Hydration is important during exercise to replenish fluids lost by sweating. Humans are the animal world’s most accomplished sweaters. We manage increased body heat by excreting water (along with very little salt) onto our skins so it may evaporate, taking heat with it. Sweat rate is an adaptation to training and well trained athletes may lose greater than one liter of fluid per hour, depending also on environmental conditions.
Proper rehydration addresses not only replenishment of lost fluid, but can help you avoid performance decrease as well as overhydration-linked illness.
Drinking according to thirst is the only way to avoid both performance deficit as well as to minimize your risk of overhydration illness. When you feel yourself getting thirsty, it’s time to drink some water. Simple enough.
After approximately one hour of endurance exercise, it is recommended to add carbohydrates to one’s intake to replenish fuel stores. Using a commercially available sports drink, like Gatorade or Powerade, is a good choice, as it provides fluid as well as carbohydrates.
Whether it is drinking from a disposable cup or handheld bottle while running, or a mounted or free bottle while cycling, at times the mechanics of in-race hydration require practice. Your race experience will be better if you have tried these things before.
Don’t be afraid of dehydration. Dehydration is a normal part of the physiology of exercise. Weight loss is to be expected during a running race and does not lead to performance decrement. The most dehydrated runners in a race are typically the fastest, including the winners. Weight loss of 7% is common in marathons and ultramarathons.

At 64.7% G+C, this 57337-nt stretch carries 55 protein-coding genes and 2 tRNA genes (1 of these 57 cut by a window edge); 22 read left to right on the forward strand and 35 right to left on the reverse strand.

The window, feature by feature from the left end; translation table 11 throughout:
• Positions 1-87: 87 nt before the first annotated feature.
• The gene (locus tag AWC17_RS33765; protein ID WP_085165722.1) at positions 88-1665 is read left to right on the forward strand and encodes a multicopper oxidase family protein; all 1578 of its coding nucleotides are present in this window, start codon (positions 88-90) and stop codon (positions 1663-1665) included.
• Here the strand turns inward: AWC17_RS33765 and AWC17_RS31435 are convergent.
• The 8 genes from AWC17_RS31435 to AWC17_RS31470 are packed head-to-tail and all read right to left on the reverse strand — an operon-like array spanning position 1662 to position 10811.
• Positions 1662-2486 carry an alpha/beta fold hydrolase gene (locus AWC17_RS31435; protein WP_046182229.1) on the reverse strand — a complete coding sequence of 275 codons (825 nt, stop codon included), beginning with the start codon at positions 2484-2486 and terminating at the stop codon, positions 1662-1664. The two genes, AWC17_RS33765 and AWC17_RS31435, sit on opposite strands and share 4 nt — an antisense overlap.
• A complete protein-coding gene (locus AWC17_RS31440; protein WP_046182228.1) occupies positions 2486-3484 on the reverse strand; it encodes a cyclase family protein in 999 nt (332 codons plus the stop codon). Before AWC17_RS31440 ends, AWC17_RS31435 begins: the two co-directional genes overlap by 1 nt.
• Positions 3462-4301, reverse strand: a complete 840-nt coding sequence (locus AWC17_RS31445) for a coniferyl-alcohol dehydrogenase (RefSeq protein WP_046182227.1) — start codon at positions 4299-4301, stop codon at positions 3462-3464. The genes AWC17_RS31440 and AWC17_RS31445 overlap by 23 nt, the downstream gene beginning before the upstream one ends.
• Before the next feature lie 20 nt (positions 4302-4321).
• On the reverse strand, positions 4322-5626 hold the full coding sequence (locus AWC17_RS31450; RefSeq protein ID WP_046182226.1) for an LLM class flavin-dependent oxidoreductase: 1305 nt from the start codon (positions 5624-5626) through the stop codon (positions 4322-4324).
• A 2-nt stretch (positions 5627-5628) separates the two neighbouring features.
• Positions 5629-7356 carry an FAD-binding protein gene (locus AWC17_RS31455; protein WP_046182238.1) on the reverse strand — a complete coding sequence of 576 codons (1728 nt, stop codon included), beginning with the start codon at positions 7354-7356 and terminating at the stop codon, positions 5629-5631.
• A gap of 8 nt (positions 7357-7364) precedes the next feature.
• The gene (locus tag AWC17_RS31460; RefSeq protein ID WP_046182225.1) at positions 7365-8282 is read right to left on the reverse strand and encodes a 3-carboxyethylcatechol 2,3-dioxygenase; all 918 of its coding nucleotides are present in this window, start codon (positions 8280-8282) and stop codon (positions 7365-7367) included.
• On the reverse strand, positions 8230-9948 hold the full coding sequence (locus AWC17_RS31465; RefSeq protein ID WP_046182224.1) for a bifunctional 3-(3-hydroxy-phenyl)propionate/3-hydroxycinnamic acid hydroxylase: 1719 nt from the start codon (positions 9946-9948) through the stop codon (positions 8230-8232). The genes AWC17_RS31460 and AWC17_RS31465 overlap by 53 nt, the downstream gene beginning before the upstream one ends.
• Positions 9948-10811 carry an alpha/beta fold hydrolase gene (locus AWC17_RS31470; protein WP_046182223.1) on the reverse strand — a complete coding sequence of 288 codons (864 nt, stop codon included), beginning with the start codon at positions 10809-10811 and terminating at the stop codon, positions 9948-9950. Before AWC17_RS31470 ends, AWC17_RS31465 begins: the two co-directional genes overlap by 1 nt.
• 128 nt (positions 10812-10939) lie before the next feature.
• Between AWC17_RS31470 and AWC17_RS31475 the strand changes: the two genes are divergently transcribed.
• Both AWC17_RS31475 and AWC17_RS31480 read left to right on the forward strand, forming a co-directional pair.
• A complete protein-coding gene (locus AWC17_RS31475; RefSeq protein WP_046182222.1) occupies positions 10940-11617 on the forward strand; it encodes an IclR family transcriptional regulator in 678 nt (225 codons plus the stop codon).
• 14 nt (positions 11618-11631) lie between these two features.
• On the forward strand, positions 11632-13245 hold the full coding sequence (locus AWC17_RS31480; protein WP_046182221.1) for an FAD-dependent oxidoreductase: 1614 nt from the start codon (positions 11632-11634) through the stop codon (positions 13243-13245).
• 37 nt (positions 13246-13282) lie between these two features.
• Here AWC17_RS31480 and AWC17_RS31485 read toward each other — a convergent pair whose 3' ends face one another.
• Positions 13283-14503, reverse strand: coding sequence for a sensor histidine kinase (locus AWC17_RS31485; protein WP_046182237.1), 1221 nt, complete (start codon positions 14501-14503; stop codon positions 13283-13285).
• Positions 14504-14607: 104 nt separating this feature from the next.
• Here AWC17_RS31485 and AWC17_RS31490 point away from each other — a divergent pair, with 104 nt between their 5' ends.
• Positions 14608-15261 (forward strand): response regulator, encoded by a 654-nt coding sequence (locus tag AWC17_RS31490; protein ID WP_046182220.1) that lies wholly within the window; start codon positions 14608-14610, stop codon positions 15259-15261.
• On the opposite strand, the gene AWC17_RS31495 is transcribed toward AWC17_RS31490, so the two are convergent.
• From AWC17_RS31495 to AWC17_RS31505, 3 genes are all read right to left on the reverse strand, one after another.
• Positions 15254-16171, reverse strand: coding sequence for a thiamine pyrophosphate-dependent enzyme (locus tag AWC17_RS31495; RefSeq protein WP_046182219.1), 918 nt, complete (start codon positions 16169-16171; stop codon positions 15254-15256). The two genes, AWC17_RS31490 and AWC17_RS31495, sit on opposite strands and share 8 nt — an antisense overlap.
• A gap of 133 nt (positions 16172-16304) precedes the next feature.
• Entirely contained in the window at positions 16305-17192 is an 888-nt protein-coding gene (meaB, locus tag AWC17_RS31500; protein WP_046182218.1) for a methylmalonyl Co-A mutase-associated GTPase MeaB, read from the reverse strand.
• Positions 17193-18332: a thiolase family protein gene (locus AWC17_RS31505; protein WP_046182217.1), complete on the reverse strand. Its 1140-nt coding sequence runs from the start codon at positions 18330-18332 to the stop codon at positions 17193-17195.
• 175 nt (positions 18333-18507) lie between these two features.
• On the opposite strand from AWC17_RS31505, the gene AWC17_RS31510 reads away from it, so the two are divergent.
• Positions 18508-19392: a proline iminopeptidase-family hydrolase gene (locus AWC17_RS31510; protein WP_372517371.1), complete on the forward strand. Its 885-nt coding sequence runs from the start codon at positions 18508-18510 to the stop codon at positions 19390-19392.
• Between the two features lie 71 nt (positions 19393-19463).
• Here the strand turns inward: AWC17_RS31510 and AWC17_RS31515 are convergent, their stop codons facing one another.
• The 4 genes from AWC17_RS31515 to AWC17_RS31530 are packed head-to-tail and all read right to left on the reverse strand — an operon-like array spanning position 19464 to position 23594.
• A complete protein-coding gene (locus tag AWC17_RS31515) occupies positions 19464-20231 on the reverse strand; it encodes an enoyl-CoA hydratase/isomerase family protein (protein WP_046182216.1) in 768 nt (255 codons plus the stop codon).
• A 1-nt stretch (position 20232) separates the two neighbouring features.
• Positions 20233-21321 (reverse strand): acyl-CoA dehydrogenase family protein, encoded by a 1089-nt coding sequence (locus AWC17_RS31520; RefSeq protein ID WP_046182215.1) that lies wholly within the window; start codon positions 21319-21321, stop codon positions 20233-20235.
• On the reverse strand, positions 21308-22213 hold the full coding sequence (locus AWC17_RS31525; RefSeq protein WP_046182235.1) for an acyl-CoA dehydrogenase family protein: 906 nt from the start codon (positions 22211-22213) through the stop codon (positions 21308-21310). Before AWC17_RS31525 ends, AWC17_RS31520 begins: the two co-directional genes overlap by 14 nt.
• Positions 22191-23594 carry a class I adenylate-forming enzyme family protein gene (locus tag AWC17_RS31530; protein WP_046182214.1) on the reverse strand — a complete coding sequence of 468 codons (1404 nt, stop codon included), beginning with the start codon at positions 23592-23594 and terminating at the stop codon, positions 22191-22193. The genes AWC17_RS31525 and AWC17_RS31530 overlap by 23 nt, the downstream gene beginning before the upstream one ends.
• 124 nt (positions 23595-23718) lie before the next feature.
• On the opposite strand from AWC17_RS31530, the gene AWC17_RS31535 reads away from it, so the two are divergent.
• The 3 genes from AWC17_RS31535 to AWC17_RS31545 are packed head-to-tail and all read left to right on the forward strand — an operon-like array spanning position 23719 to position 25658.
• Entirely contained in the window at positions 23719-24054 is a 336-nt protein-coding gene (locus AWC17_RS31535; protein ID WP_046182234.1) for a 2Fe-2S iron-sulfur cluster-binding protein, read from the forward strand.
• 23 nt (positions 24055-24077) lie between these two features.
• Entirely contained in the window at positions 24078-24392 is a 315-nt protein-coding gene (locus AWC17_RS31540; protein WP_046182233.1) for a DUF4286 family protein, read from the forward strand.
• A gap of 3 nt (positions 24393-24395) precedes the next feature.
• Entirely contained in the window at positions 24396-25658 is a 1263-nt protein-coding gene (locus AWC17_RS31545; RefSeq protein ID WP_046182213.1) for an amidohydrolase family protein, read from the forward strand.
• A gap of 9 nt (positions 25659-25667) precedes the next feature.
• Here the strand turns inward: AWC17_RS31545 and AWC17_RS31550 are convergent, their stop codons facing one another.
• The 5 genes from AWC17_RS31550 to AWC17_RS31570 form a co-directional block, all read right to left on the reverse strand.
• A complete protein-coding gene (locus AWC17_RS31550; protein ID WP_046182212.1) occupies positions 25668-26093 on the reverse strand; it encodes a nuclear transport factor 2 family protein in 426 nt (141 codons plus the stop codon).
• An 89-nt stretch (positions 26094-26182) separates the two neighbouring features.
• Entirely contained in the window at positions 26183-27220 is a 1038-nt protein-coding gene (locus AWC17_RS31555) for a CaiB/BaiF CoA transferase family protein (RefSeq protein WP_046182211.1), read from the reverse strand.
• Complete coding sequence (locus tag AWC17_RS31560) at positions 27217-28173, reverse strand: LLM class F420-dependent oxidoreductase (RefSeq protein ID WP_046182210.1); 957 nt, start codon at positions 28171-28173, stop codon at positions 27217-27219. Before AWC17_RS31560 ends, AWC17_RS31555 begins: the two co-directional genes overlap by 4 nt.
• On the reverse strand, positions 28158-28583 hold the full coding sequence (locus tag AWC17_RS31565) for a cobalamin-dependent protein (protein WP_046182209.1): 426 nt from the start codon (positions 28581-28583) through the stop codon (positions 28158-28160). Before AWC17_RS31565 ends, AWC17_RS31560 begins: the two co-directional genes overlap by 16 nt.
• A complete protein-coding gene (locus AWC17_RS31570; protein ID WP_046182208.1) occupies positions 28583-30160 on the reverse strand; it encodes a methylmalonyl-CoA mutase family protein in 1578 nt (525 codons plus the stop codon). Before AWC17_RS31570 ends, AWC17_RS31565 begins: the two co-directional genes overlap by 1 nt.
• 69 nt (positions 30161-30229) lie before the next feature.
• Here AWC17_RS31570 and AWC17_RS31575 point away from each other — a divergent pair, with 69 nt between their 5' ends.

Most runners given free access to fluid will replete about 50% of what they sweat out. This is due to dehydration being a normal and harmless part of exercise. Due to the metabolic burning of fuel, during a marathon weight loss of 2-3% may indicate normal hydration; thus 0% weight loss would indicate overhydration.
Laboratory based studies indicate that dehydration leads to a minimal increase in core body temperature versus fully hydrated states. Heat stroke is primarily a metabolic condition in which the body generates excess amounts of heat.
Although sweat is salty, athletes lose very little salt in comparison to our bodies’ stores. Supplementation of electrolytes, as is possible with commercially available caplets or tablets, has never been shown to improve performance, nor avoid illness. Replenishment of electrolytes is best done through a normal diet after exercise.
There is no utility in increasing fluid intake for days prior to an event; as this will only increase urination rate. In health, the body’s physiology is finely tuned to maintain blood salt concentrations by altering water and salt intake.
The effects of mild dehydration have been long overstated. Winners of major running races and triathlons are commonly 5 percent dehydrated, with no apparent cost to their performance. Overhydration may be dangerous in the form of exercise-associated hyponatremia, a rare but potentially fatal condition. Your body is finely tuned to obtain more fluid when needed, so drink when you are thirsty.
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